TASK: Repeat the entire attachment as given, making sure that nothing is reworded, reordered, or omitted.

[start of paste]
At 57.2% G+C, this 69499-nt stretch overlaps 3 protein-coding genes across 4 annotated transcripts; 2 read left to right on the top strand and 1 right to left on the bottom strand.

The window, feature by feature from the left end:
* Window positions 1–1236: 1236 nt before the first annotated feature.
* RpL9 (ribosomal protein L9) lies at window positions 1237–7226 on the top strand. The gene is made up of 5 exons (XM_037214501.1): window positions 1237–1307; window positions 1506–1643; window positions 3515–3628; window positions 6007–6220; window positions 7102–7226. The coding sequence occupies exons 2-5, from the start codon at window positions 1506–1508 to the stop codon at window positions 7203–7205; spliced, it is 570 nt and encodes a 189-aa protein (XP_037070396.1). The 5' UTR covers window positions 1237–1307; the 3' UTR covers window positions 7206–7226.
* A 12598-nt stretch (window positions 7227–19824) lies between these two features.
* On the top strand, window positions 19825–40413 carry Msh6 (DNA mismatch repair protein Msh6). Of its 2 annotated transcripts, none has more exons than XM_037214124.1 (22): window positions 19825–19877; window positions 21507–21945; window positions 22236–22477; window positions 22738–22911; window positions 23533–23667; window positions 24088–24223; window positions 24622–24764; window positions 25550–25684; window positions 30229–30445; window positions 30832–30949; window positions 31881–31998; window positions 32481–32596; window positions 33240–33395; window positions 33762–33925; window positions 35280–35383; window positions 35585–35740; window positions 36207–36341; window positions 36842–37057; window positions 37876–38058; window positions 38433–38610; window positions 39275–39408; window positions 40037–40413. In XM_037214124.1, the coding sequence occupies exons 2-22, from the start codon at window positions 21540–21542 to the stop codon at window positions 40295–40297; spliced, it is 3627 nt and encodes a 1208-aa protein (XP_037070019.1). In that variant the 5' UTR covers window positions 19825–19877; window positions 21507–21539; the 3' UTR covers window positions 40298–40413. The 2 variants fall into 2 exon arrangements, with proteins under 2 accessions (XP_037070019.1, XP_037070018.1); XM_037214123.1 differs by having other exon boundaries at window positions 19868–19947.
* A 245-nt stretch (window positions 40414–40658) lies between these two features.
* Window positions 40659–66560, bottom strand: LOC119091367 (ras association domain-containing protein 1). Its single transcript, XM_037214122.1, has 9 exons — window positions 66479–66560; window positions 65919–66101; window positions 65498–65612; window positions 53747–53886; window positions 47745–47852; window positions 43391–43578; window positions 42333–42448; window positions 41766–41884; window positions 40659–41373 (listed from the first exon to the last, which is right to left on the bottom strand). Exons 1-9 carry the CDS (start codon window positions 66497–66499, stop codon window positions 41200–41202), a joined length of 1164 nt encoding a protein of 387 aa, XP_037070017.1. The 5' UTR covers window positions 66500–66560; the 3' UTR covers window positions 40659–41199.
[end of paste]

At 57.2% G+C, this 69499-nt stretch overlaps 3 protein-coding genes across 4 annotated transcripts; 2 read left to right on the top strand and 1 right to left on the bottom strand.

The window, feature by feature from the left end:
* Window positions 1–1236: 1236 nt before the first annotated feature.
* RpL9 (ribosomal protein L9) lies at window positions 1237–7226 on the top strand. The gene is made up of 5 exons (XM_037214501.1): window positions 1237–1307; window positions 1506–1643; window positions 3515–3628; window positions 6007–6220; window positions 7102–7226. The coding sequence occupies exons 2-5, from the start codon at window positions 1506–1508 to the stop codon at window positions 7203–7205; spliced, it is 570 nt and encodes a 189-aa protein (XP_037070396.1). The 5' UTR covers window positions 1237–1307; the 3' UTR covers window positions 7206–7226.
* A 12598-nt stretch (window positions 7227–19824) lies between these two features.
* On the top strand, window positions 19825–40413 carry Msh6 (DNA mismatch repair protein Msh6). Of its 2 annotated transcripts, none has more exons than XM_037214124.1 (22): window positions 19825–19877; window positions 21507–21945; window positions 22236–22477; window positions 22738–22911; window positions 23533–23667; window positions 24088–24223; window positions 24622–24764; window positions 25550–25684; window positions 30229–30445; window positions 30832–30949; window positions 31881–31998; window positions 32481–32596; window positions 33240–33395; window positions 33762–33925; window positions 35280–35383; window positions 35585–35740; window positions 36207–36341; window positions 36842–37057; window positions 37876–38058; window positions 38433–38610; window positions 39275–39408; window positions 40037–40413. In XM_037214124.1, the coding sequence occupies exons 2-22, from the start codon at window positions 21540–21542 to the stop codon at window positions 40295–40297; spliced, it is 3627 nt and encodes a 1208-aa protein (XP_037070019.1). In that variant the 5' UTR covers window positions 19825–19877; window positions 21507–21539; the 3' UTR covers window positions 40298–40413. The 2 variants fall into 2 exon arrangements, with proteins under 2 accessions (XP_037070019.1, XP_037070018.1); XM_037214123.1 differs by having other exon boundaries at window positions 19868–19947.
* A 245-nt stretch (window positions 40414–40658) lies between these two features.
* Window positions 40659–66560, bottom strand: LOC119091367 (ras association domain-containing protein 1). Its single transcript, XM_037214122.1, has 9 exons — window positions 66479–66560; window positions 65919–66101; window positions 65498–65612; window positions 53747–53886; window positions 47745–47852; window positions 43391–43578; window positions 42333–42448; window positions 41766–41884; window positions 40659–41373 (listed from the first exon to the last, which is right to left on the bottom strand). Exons 1-9 carry the CDS (start codon window positions 66497–66499, stop codon window positions 41200–41202), a joined length of 1164 nt encoding a protein of 387 aa, XP_037070017.1. The 5' UTR covers window positions 66500–66560; the 3' UTR covers window positions 40659–41199.